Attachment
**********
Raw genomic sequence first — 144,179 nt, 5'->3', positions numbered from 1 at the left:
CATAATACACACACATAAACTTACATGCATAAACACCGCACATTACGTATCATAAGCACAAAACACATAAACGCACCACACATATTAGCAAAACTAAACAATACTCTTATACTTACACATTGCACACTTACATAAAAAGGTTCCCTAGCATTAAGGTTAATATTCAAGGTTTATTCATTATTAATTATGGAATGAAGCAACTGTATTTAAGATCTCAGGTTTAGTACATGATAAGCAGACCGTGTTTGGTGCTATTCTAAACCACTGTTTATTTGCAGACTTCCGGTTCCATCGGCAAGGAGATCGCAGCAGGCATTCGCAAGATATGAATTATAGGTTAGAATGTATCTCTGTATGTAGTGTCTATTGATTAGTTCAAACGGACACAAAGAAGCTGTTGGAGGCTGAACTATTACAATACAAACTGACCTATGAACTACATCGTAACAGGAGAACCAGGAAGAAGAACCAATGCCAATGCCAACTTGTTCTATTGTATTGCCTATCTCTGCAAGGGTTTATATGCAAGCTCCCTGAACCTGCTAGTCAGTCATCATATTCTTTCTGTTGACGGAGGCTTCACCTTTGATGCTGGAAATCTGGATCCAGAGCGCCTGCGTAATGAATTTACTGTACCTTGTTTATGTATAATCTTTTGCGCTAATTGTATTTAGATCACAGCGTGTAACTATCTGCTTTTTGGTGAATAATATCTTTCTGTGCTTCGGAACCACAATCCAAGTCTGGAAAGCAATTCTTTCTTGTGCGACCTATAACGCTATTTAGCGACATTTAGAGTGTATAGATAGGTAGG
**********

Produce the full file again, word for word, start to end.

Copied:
Raw genomic sequence first — 144,179 nt, 5'->3', positions numbered from 1 at the left:
CATAATACACACACATAAACTTACATGCATAAACACCGCACATTACGTATCATAAGCACAAAACACATAAACGCACCACACATATTAGCAAAACTAAACAATACTCTTATACTTACACATTGCACACTTACATAAAAAGGTTCCCTAGCATTAAGGTTAATATTCAAGGTTTATTCATTATTAATTATGGAATGAAGCAACTGTATTTAAGATCTCAGGTTTAGTACATGATAAGCAGACCGTGTTTGGTGCTATTCTAAACCACTGTTTATTTGCAGACTTCCGGTTCCATCGGCAAGGAGATCGCAGCAGGCATTCGCAAGATATGAATTATAGGTTAGAATGTATCTCTGTATGTAGTGTCTATTGATTAGTTCAAACGGACACAAAGAAGCTGTTGGAGGCTGAACTATTACAATACAAACTGACCTATGAACTACATCGTAACAGGAGAACCAGGAAGAAGAACCAATGCCAATGCCAACTTGTTCTATTGTATTGCCTATCTCTGCAAGGGTTTATATGCAAGCTCCCTGAACCTGCTAGTCAGTCATCATATTCTTTCTGTTGACGGAGGCTTCACCTTTGATGCTGGAAATCTGGATCCAGAGCGCCTGCGTAATGAATTTACTGTACCTTGTTTATGTATAATCTTTTGCGCTAATTGTATTTAGATCACAGCGTGTAACTATCTGCTTTTTGGTGAATAATATCTTTCTGTGCTTCGGAACCACAATCCAAGTCTGGAAAGCAATTCTTTCTTGTGCGACCTATAACGCTATTTAGCGACATTTAGAGTGTATAGATAGGTAGG